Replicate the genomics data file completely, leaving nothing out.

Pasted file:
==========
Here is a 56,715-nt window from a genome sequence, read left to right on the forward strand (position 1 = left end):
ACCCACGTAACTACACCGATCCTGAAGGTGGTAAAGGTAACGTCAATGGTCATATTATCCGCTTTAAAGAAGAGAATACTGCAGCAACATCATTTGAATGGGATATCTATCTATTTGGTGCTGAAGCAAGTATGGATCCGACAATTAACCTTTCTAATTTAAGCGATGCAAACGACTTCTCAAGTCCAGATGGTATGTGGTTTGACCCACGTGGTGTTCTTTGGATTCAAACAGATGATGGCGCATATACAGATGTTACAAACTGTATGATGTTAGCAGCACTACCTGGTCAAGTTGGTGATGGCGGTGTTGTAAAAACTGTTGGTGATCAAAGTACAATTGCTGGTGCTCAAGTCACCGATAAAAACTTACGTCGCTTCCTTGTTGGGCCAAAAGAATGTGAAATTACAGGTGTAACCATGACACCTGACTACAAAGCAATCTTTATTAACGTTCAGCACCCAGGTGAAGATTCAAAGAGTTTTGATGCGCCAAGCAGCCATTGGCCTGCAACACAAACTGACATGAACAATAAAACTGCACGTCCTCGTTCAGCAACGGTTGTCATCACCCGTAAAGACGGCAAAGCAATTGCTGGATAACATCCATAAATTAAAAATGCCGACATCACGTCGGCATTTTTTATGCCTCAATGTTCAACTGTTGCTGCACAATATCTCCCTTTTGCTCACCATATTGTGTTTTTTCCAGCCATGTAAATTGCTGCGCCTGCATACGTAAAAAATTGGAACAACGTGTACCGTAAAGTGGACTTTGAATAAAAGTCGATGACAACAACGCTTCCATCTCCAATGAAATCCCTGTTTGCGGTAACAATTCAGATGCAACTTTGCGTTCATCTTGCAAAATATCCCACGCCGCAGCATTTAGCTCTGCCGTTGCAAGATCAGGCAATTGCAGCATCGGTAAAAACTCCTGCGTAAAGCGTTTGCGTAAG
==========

Here is a 56,715-nt window from a genome sequence, read left to right on the forward strand (position 1 = left end):
ACCCACGTAACTACACCGATCCTGAAGGTGGTAAAGGTAACGTCAATGGTCATATTATCCGCTTTAAAGAAGAGAATACTGCAGCAACATCATTTGAATGGGATATCTATCTATTTGGTGCTGAAGCAAGTATGGATCCGACAATTAACCTTTCTAATTTAAGCGATGCAAACGACTTCTCAAGTCCAGATGGTATGTGGTTTGACCCACGTGGTGTTCTTTGGATTCAAACAGATGATGGCGCATATACAGATGTTACAAACTGTATGATGTTAGCAGCACTACCTGGTCAAGTTGGTGATGGCGGTGTTGTAAAAACTGTTGGTGATCAAAGTACAATTGCTGGTGCTCAAGTCACCGATAAAAACTTACGTCGCTTCCTTGTTGGGCCAAAAGAATGTGAAATTACAGGTGTAACCATGACACCTGACTACAAAGCAATCTTTATTAACGTTCAGCACCCAGGTGAAGATTCAAAGAGTTTTGATGCGCCAAGCAGCCATTGGCCTGCAACACAAACTGACATGAACAATAAAACTGCACGTCCTCGTTCAGCAACGGTTGTCATCACCCGTAAAGACGGCAAAGCAATTGCTGGATAACATCCATAAATTAAAAATGCCGACATCACGTCGGCATTTTTTATGCCTCAATGTTCAACTGTTGCTGCACAATATCTCCCTTTTGCTCACCATATTGTGTTTTTTCCAGCCATGTAAATTGCTGCGCCTGCATACGTAAAAAATTGGAACAACGTGTACCGTAAAGTGGACTTTGAATAAAAGTCGATGACAACAACGCTTCCATCTCCAATGAAATCCCTGTTTGCGGTAACAATTCAGATGCAACTTTGCGTTCATCTTGCAAAATATCCCACGCCGCAGCATTTAGCTCTGCCGTTGCAAGATCAGGCAATTGCAGCATCGGTAAAAACTCCTGCGTAAAGCGTTTGCGTAAG